Devil Dice

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Devil Dice
Devil Dice Pal.jpg
Developer(s)Shift
Publisher(s)
Director(s)Hiroyuki Kotani
Producer(s)Tomikazu Kirita
Designer(s)Yuichi Sugiyama
Programmer(s)Masahiko Wada
Shuichi Yano
Artist(s)Seiji Yamagishi
Composer(s)Kemmei Adachi
SeriesXI
Platform(s)PlayStation
Release
  • JP: 18 June 1998
  • NA: 24 September 1998[1]
  • EU: 15 January 1999
Genre(s)Puzzle
Mode(s)Single-player, multiplayer

Devil Dice (in Japan known as XI, pronounced [sai]) is a puzzle video game developed by Shift exclusively on PlayStation. The game is a million-seller and a demo version was released as a PlayStation Classic game for the PlayStation 3 and PlayStation Portable (PSP) on 7 November 2007.[2]

Gameplay[edit]

Screenshot of gameplay.

Devil Dice is a unique puzzle video game, where the player controls a small devil that runs around a grid covered in large dice. The player can both stand atop dice, and stand on the ground (with the dice towering above). When standing on the dice, the player can move from die to die, or can roll a die in the direction he or she runs, revealing a different face as the die rotates. Creating a group of adjacent dice with identical pips—the size of which must be at least the number of pips—causes those dice to slowly sink into the field before disappearing. Chain reactions are possible by adding additional dice to a sinking set. Different types of dice are available in some modes, with different properties to make the game more challenging.

The game features the following modes:

  • Battle - Pits the player against a single computer opponent, both attempting to build up chains and negate those of the opponent.
  • Puzzle - Mode in which players must solve puzzles (i.e., clear all dice) using only a limited number of steps or moves. Solving a whole row of puzzles allows players access to a picture that they can play on in Battle mode.
  • Trial - The standard arcade-style mode, where the objective is to remove as many dice as possible (and thus score as many points as possible) before the grid completely fills with dice.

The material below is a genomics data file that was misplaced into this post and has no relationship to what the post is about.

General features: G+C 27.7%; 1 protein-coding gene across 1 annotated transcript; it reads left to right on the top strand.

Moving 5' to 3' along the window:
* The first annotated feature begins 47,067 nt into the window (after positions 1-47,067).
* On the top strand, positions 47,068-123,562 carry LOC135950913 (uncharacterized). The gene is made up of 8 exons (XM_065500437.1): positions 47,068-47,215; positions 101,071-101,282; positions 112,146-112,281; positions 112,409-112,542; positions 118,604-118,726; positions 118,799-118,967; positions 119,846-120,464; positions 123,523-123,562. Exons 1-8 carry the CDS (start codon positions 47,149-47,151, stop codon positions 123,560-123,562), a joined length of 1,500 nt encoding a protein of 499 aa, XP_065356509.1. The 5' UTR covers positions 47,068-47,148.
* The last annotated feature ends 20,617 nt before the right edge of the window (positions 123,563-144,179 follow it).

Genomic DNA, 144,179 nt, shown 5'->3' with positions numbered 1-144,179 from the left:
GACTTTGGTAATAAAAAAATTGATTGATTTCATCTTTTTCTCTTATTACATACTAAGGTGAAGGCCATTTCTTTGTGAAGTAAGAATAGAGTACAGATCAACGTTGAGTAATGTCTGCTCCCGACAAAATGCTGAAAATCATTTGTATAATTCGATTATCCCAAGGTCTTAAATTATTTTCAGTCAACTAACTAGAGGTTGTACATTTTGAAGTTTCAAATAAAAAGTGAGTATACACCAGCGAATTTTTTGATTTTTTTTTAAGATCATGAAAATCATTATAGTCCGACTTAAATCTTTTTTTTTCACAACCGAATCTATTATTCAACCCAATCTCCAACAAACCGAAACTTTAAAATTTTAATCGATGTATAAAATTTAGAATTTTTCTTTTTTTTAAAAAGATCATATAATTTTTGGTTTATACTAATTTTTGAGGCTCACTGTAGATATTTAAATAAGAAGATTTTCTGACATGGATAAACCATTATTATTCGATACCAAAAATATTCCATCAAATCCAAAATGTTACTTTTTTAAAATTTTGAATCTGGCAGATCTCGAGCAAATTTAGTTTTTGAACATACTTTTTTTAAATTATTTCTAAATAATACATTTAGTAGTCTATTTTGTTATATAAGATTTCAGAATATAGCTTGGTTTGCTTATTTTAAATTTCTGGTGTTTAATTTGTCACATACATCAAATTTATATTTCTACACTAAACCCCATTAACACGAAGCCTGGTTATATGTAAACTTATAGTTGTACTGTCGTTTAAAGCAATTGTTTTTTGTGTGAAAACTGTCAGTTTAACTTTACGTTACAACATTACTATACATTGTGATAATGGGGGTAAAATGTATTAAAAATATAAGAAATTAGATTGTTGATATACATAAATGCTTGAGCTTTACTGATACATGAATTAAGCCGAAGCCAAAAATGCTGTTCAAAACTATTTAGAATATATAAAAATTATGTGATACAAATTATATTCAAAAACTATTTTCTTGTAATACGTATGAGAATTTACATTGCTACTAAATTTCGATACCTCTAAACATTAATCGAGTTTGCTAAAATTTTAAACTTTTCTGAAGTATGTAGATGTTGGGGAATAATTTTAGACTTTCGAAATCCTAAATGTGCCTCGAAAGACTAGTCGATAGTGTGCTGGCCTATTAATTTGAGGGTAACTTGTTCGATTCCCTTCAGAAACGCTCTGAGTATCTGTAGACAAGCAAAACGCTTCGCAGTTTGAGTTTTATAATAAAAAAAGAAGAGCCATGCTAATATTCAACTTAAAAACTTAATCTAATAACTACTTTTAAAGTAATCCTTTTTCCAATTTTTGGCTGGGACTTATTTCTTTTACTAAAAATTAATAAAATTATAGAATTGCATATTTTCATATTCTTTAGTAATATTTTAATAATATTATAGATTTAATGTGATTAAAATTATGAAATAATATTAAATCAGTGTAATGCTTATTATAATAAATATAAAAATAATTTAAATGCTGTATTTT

• Wars - quickfire multiplayer mode, supporting up to four simultaneous computer opponents, or five human players when using a multitap. Players damage each other as they complete chains, with the last man standing becoming the winner.

Reception[edit]

Devil Dice received favorable reviews according to the review aggregation website GameRankings.[3] GamePro said: "If you thought Intelligent Qube was a walk in the park, Devil Dice will have you screaming in frustration. This one's truly devilish."[14][b] Next Generation said: "THQ's puzzler may be too hard for some [...] but its learning curve is just right for any player who's been around the puzzle gaming block once or twice. Devil Dice comes highly recommended."[12] In Japan, Famitsu gave it a score of 30 out of 40.[8]

Famitsu reported that the title sold over 131,815 units in its first week on the market and approximately 864,844 units during its lifetime in Japan.[citation needed] GamesTM regarded it as one of "10 Underrated PlayStation Gems".[15]

The game won the award for both "Best Puzzle Game" and "Best Multiplayer Game" at the 1998 OPM Editors' Awards.[16] Hyper later named Devil Dice a second runner-up for "1999 Hyper Reader Awards" for "Best Puzzle Game", which went to Bust-A-Move 99 For Playstation and Nintendo 64.[17]